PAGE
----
How *Woke is Your Business?

DEI (Diversity, Equity and Inclusion) is an acronym that is rapidly gaining recognition in the workplace, globally. The concept of DEI refers to the promotion of fair treatment and full participation of all people, particularly in a work context, and embraces the philosophy of recognising, accepting and supporting all individuals regardless of their background, race, sexual identity, disability, religion, etc.

Despite the gradual gains being made towards more tolerance and greater equity, we still live in a world largely dominated by fear of “the other”, perpetuating ongoing prejudice and injustice towards those perceived to be “different”. As a company deeply immersed within the disability landscape, Progression is often exposed to the negative biases and marginalisation faced regularly by people with disabilities. Too many employees are still reluctant to disclose their disabilities at work for fear of the stigma and discrimination that accompanies this label.

So how do we overcome our prejudices and build more inclusive and accepting workplaces? The short answer: it starts from the top. The leaders of the organisation should be role models in setting the standards of behaviour and providing guidance and motivation to the rest of the company. Good leaders are able to communicate, drive and inspire their vision for their businesses. In addition to steering the organisation along the desired path, leaders also need to be able to transfer key leadership skills to others in the business in order to ensure ongoing growth in the right direction. Training employees on the skills required for leadership is as important as providing them with the technical skills they need in order to perform their jobs.

Designing and implementing an effective leadership programme that specifically speaks to the culture you want to create is key to transforming workplace attitudes. The programme should encourage open communication at all levels within the organisation with an emphasis on listening and valuing the input of every single employee. Diversity training is another valuable tool to create awareness and appreciation of differences while cultivating a cohesive team. Aligning the programme to SAQA (South African Qualifications Authority) unit standards and obtaining accreditation can also provide credibility and added incentive for participation.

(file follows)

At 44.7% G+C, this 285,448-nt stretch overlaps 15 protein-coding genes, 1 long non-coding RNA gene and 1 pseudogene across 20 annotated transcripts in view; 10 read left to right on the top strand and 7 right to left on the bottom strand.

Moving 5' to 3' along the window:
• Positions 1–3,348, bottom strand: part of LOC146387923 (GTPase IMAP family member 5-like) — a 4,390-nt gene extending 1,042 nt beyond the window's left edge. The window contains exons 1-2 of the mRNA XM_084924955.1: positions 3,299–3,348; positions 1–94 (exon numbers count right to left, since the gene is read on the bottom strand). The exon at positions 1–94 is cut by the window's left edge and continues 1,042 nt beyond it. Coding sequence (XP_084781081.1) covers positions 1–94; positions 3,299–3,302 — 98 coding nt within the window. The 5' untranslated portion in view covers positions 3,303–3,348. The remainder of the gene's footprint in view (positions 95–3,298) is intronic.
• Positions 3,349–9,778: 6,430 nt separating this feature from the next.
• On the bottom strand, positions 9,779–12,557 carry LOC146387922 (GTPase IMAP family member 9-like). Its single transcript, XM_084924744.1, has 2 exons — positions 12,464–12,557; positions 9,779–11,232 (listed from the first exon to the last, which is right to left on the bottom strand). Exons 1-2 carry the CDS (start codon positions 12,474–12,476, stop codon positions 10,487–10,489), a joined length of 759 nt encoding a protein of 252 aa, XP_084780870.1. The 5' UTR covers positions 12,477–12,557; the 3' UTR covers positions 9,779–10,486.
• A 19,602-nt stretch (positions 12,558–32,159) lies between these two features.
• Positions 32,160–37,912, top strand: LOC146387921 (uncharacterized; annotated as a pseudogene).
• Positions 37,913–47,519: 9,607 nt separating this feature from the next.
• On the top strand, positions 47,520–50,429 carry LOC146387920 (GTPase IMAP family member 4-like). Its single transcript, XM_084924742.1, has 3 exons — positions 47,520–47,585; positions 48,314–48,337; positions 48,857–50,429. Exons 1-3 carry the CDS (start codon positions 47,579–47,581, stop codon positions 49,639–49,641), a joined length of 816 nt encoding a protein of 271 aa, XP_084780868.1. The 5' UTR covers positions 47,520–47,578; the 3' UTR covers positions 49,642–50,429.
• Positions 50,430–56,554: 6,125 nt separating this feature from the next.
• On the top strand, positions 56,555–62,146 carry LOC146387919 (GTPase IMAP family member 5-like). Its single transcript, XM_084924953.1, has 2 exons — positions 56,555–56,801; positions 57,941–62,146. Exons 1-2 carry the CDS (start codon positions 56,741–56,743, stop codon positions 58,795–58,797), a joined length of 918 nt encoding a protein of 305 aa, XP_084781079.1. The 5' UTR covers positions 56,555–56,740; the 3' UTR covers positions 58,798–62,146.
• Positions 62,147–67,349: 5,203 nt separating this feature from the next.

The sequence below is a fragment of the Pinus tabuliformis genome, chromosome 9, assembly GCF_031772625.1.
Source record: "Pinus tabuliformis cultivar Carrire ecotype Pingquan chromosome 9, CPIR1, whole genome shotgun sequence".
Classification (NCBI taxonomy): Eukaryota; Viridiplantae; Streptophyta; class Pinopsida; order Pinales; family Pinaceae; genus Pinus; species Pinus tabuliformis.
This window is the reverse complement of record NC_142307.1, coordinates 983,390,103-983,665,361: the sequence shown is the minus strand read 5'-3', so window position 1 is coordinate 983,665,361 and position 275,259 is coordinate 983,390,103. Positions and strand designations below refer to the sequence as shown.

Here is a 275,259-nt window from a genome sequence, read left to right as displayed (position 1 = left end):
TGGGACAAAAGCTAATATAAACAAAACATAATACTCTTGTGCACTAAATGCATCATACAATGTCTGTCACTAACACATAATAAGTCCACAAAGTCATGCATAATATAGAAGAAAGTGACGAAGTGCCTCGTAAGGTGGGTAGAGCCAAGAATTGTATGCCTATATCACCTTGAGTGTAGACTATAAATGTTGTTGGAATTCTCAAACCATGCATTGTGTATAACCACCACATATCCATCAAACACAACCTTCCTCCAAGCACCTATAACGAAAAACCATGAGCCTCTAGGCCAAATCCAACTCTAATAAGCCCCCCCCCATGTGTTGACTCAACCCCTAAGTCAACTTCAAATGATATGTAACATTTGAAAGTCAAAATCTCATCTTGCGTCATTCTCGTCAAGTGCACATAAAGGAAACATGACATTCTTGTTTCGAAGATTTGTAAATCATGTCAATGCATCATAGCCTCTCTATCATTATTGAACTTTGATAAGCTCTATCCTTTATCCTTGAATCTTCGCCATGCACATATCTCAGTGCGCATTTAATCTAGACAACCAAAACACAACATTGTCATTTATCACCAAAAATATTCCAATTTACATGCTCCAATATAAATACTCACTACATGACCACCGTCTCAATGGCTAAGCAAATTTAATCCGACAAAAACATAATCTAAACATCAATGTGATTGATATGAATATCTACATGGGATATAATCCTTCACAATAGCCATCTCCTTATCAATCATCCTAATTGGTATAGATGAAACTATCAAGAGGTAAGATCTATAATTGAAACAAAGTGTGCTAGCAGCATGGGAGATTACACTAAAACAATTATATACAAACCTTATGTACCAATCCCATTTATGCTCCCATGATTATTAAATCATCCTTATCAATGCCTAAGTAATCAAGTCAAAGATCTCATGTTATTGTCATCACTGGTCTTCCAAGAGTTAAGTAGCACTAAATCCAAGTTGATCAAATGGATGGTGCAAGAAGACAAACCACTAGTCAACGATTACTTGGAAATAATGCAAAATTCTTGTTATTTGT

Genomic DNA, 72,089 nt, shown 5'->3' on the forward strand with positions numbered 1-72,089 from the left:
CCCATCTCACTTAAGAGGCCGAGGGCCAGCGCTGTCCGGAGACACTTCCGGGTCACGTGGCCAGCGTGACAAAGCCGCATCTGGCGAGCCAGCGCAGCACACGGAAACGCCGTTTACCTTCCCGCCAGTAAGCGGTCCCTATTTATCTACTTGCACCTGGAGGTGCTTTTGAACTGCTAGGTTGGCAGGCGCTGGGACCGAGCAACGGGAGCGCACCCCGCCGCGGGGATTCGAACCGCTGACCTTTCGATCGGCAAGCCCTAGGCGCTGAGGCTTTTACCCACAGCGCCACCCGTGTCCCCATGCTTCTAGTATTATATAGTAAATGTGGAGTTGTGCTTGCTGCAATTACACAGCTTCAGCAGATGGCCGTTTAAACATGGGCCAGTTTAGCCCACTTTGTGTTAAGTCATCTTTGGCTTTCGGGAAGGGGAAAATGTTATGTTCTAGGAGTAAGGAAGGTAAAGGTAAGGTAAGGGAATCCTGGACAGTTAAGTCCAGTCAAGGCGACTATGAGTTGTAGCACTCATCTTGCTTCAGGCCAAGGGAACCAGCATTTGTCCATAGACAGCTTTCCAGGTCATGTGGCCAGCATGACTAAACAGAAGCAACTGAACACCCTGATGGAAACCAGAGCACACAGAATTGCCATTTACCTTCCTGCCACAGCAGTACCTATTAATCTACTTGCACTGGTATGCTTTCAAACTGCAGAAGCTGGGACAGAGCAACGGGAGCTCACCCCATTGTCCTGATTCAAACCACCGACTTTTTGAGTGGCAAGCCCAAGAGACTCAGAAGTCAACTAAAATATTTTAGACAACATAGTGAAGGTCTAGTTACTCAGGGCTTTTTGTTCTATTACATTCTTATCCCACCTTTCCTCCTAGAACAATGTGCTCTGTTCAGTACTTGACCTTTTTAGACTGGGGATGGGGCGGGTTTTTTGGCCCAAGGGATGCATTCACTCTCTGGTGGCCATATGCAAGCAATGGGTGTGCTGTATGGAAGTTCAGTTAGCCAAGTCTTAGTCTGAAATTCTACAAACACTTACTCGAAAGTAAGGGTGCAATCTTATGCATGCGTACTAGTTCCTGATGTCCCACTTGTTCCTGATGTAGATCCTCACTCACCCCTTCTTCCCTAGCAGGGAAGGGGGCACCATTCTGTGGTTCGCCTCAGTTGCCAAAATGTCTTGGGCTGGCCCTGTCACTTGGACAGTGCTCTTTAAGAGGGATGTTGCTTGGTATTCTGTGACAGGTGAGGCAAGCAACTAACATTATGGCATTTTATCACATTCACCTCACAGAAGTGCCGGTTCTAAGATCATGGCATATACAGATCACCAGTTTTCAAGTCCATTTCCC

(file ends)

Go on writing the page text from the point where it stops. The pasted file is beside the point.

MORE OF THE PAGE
In our skills-scarce country, development programmes are incredibly important to empower those that have been marginalised and disadvantaged in the past. There are so many individuals out there with limitless potential who deserve an opportunity and who, given half a chance, could go on to achieve great success. The ripple effect of investing in the development of people is exponential; leaders impart their knowledge and experience to employees resulting in increased confidence, higher job satisfaction, greater commitment and improved productivity. The advantages for the business are undeniable however the rewards to the individual can be enormous, enhancing their life circumstances and having immeasurable knock-on benefits for their families and communities.

In today’s world, DEI is not a ‘nice-to-have’ but rather a workplace imperative and companies that refuse to adapt to new societal norms risk becoming irrelevant or even failing altogether. Trying to effect change in organisational culture can seem like a daunting task, but with a deliberate strategy and practical staff development programmes, it is possible to foster a culture of inclusion, disclosure and belonging in your business. However it needs to be more than mere lip service; each person needs to live and breathe these values every day until they become ingrained into employees’ mindsets and hardwired into their daily habits. With effective support and intention, leaders can fuel the changes required to create a more diverse, equitable and inclusive workplace.

Contact Progression for advice and information about our range of inclusive solutions including disability management, diversity training, awareness and sensitisation programmes as well as our learnerships and other skills development initiatives.

*Woke (adjective): aware of and actively attentive to important facts and issues (especially issues of racial and social justice).

 

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